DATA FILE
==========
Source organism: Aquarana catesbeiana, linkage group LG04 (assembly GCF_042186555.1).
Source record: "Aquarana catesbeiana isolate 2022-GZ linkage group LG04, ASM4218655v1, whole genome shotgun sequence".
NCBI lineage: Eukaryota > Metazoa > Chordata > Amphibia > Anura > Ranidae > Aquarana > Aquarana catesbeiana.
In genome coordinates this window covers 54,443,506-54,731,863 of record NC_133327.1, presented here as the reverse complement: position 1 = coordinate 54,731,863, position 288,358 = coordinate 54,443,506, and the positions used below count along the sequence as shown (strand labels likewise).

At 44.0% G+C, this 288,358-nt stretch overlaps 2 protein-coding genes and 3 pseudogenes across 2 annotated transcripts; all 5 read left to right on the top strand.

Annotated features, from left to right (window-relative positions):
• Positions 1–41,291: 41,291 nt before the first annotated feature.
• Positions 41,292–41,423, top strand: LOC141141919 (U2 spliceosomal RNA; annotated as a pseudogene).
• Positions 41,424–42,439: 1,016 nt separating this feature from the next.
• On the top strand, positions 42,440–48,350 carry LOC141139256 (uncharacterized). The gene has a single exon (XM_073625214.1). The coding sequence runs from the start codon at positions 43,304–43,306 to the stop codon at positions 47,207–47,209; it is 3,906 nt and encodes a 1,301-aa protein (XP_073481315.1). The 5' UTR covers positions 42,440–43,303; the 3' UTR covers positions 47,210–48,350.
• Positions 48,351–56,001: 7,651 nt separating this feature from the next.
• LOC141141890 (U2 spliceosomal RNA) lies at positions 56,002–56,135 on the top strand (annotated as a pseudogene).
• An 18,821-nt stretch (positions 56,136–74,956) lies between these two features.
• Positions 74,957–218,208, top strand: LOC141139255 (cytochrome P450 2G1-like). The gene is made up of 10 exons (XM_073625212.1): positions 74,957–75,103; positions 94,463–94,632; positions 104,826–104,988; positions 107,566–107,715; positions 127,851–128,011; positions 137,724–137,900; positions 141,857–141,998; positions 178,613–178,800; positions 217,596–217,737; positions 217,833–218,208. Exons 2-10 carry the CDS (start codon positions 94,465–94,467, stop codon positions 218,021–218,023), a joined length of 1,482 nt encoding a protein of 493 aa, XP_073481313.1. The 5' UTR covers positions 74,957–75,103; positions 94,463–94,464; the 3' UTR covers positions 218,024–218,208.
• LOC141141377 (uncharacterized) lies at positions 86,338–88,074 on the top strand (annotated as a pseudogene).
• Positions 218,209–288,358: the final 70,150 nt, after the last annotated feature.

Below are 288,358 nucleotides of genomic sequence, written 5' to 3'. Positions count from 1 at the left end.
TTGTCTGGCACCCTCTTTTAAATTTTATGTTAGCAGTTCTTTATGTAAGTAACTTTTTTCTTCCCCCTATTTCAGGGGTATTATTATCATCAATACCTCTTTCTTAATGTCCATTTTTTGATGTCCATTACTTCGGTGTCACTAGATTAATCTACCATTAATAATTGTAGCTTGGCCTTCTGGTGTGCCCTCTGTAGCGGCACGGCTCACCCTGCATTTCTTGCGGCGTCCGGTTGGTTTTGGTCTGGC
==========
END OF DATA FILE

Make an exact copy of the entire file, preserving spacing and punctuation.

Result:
Source organism: Aquarana catesbeiana, linkage group LG04 (assembly GCF_042186555.1).
Source record: "Aquarana catesbeiana isolate 2022-GZ linkage group LG04, ASM4218655v1, whole genome shotgun sequence".
NCBI lineage: Eukaryota > Metazoa > Chordata > Amphibia > Anura > Ranidae > Aquarana > Aquarana catesbeiana.
In genome coordinates this window covers 54,443,506-54,731,863 of record NC_133327.1, presented here as the reverse complement: position 1 = coordinate 54,731,863, position 288,358 = coordinate 54,443,506, and the positions used below count along the sequence as shown (strand labels likewise).

At 44.0% G+C, this 288,358-nt stretch overlaps 2 protein-coding genes and 3 pseudogenes across 2 annotated transcripts; all 5 read left to right on the top strand.

Annotated features, from left to right (window-relative positions):
• Positions 1–41,291: 41,291 nt before the first annotated feature.
• Positions 41,292–41,423, top strand: LOC141141919 (U2 spliceosomal RNA; annotated as a pseudogene).
• Positions 41,424–42,439: 1,016 nt separating this feature from the next.
• On the top strand, positions 42,440–48,350 carry LOC141139256 (uncharacterized). The gene has a single exon (XM_073625214.1). The coding sequence runs from the start codon at positions 43,304–43,306 to the stop codon at positions 47,207–47,209; it is 3,906 nt and encodes a 1,301-aa protein (XP_073481315.1). The 5' UTR covers positions 42,440–43,303; the 3' UTR covers positions 47,210–48,350.
• Positions 48,351–56,001: 7,651 nt separating this feature from the next.
• LOC141141890 (U2 spliceosomal RNA) lies at positions 56,002–56,135 on the top strand (annotated as a pseudogene).
• An 18,821-nt stretch (positions 56,136–74,956) lies between these two features.
• Positions 74,957–218,208, top strand: LOC141139255 (cytochrome P450 2G1-like). The gene is made up of 10 exons (XM_073625212.1): positions 74,957–75,103; positions 94,463–94,632; positions 104,826–104,988; positions 107,566–107,715; positions 127,851–128,011; positions 137,724–137,900; positions 141,857–141,998; positions 178,613–178,800; positions 217,596–217,737; positions 217,833–218,208. Exons 2-10 carry the CDS (start codon positions 94,465–94,467, stop codon positions 218,021–218,023), a joined length of 1,482 nt encoding a protein of 493 aa, XP_073481313.1. The 5' UTR covers positions 74,957–75,103; positions 94,463–94,464; the 3' UTR covers positions 218,024–218,208.
• LOC141141377 (uncharacterized) lies at positions 86,338–88,074 on the top strand (annotated as a pseudogene).
• Positions 218,209–288,358: the final 70,150 nt, after the last annotated feature.

Below are 288,358 nucleotides of genomic sequence, written 5' to 3'. Positions count from 1 at the left end.
TTGTCTGGCACCCTCTTTTAAATTTTATGTTAGCAGTTCTTTATGTAAGTAACTTTTTTCTTCCCCCTATTTCAGGGGTATTATTATCATCAATACCTCTTTCTTAATGTCCATTTTTTGATGTCCATTACTTCGGTGTCACTAGATTAATCTACCATTAATAATTGTAGCTTGGCCTTCTGGTGTGCCCTCTGTAGCGGCACGGCTCACCCTGCATTTCTTGCGGCGTCCGGTTGGTTTTGGTCTGGC